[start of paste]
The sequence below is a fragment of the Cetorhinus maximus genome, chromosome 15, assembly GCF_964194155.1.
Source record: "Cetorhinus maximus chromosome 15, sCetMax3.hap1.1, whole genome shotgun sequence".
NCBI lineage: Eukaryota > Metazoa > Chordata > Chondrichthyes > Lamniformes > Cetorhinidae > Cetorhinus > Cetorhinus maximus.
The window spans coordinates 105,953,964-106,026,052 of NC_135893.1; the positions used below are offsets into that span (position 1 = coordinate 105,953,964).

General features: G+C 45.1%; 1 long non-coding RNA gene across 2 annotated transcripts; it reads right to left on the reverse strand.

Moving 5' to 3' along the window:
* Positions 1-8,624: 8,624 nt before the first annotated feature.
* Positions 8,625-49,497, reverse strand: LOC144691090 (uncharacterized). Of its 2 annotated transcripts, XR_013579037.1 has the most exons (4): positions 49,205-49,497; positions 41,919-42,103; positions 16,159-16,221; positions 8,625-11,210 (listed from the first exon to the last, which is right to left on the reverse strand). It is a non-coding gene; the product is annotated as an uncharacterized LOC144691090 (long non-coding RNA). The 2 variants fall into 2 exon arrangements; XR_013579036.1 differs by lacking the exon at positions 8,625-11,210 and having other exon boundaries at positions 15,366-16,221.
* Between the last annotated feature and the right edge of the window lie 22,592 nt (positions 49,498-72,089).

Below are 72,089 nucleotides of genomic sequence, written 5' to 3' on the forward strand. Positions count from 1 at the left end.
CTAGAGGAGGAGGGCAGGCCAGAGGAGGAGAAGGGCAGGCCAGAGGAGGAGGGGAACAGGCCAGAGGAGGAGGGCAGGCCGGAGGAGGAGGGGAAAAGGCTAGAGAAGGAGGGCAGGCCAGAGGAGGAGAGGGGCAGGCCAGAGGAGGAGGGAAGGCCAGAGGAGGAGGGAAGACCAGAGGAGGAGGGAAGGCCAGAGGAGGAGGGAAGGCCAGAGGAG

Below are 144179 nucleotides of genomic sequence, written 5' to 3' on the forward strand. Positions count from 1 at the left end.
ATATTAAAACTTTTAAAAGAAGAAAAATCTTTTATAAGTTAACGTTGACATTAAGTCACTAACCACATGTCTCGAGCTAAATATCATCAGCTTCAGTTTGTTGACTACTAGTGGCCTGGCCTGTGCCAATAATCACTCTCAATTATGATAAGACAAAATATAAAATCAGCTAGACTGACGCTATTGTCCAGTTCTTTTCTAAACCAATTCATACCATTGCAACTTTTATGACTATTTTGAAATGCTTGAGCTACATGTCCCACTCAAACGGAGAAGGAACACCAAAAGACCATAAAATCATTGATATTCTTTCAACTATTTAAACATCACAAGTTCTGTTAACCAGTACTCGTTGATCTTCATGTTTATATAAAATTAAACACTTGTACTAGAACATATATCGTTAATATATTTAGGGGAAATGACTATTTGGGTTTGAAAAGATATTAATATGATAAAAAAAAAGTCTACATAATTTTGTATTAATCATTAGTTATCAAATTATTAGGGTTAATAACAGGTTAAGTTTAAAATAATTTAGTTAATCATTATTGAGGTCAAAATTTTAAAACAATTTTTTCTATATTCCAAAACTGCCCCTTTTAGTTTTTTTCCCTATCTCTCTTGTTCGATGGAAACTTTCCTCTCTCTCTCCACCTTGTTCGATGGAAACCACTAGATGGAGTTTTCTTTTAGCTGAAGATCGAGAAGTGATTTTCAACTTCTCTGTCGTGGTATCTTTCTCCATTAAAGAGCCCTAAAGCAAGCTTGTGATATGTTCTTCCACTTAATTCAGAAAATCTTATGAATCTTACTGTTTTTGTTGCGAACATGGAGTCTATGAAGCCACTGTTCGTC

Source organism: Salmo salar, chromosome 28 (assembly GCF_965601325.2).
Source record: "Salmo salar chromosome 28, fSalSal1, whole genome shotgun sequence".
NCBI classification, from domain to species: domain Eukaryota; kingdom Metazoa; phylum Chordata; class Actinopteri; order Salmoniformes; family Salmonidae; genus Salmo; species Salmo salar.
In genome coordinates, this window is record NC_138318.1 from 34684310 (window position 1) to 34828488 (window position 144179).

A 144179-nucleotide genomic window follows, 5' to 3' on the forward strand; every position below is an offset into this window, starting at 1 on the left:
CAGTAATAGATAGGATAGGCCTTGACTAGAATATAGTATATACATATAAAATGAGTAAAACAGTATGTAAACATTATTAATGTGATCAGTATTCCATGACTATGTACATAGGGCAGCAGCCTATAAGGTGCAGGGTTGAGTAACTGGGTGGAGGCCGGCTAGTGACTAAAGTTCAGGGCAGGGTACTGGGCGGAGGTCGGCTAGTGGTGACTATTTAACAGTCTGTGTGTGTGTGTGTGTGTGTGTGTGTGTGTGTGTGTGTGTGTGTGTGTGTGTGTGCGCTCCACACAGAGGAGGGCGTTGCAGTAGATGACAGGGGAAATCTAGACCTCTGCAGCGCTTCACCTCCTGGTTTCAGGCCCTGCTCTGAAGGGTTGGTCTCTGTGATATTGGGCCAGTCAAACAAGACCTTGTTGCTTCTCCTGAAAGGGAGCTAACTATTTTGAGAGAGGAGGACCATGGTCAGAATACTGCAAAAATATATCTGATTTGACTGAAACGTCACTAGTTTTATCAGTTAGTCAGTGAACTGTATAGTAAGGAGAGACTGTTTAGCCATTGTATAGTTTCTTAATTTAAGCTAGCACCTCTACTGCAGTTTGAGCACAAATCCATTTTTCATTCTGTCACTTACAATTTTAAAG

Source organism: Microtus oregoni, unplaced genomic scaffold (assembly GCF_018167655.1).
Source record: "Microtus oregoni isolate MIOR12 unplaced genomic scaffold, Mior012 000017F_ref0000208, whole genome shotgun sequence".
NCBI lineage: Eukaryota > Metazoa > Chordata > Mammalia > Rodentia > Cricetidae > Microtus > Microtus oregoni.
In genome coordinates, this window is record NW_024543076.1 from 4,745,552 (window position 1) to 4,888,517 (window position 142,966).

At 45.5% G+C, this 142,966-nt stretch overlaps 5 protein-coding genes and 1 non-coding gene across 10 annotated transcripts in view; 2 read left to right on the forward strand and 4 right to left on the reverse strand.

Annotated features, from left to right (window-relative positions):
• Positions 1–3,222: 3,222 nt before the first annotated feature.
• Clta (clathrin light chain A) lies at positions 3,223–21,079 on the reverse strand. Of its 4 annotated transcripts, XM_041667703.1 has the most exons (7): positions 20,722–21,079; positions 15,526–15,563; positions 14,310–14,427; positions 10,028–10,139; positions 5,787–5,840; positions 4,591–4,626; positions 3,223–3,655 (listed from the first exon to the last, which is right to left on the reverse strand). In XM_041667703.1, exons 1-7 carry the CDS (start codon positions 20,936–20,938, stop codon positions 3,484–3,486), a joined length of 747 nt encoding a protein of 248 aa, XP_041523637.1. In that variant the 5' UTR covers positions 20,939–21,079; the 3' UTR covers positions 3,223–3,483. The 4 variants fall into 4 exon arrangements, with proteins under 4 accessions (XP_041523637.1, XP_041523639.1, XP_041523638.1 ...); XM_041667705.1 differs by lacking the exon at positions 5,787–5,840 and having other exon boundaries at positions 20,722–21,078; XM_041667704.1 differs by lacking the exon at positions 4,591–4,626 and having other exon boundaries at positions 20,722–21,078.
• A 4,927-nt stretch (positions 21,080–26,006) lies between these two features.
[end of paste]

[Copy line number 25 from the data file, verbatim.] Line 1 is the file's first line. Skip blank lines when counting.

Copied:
Annotated features, from left to right (window-relative positions):